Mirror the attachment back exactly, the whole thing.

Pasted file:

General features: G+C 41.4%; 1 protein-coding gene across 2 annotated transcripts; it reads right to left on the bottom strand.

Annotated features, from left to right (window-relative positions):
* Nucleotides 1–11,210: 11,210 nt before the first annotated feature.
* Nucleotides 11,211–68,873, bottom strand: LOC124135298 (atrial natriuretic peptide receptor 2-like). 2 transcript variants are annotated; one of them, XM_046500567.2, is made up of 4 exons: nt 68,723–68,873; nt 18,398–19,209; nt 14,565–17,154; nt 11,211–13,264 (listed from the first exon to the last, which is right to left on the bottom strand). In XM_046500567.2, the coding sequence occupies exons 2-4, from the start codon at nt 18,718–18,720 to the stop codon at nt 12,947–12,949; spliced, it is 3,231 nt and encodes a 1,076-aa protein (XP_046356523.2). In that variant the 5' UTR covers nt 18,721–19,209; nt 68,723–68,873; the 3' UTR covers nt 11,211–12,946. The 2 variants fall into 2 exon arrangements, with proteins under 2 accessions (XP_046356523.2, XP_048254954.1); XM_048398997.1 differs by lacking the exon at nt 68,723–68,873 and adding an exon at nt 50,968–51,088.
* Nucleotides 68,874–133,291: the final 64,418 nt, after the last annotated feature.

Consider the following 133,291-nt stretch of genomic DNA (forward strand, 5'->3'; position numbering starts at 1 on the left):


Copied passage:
General features: G+C 41.4%; 1 protein-coding gene across 2 annotated transcripts; it reads right to left on the bottom strand.

Annotated features, from left to right (window-relative positions):
* Nucleotides 1–11,210: 11,210 nt before the first annotated feature.
* Nucleotides 11,211–68,873, bottom strand: LOC124135298 (atrial natriuretic peptide receptor 2-like). 2 transcript variants are annotated; one of them, XM_046500567.2, is made up of 4 exons: nt 68,723–68,873; nt 18,398–19,209; nt 14,565–17,154; nt 11,211–13,264 (listed from the first exon to the last, which is right to left on the bottom strand). In XM_046500567.2, the coding sequence occupies exons 2-4, from the start codon at nt 18,718–18,720 to the stop codon at nt 12,947–12,949; spliced, it is 3,231 nt and encodes a 1,076-aa protein (XP_046356523.2). In that variant the 5' UTR covers nt 18,721–19,209; nt 68,723–68,873; the 3' UTR covers nt 11,211–12,946. The 2 variants fall into 2 exon arrangements, with proteins under 2 accessions (XP_046356523.2, XP_048254954.1); XM_048398997.1 differs by lacking the exon at nt 68,723–68,873 and adding an exon at nt 50,968–51,088.
* Nucleotides 68,874–133,291: the final 64,418 nt, after the last annotated feature.

Consider the following 133,291-nt stretch of genomic DNA (forward strand, 5'->3'; position numbering starts at 1 on the left):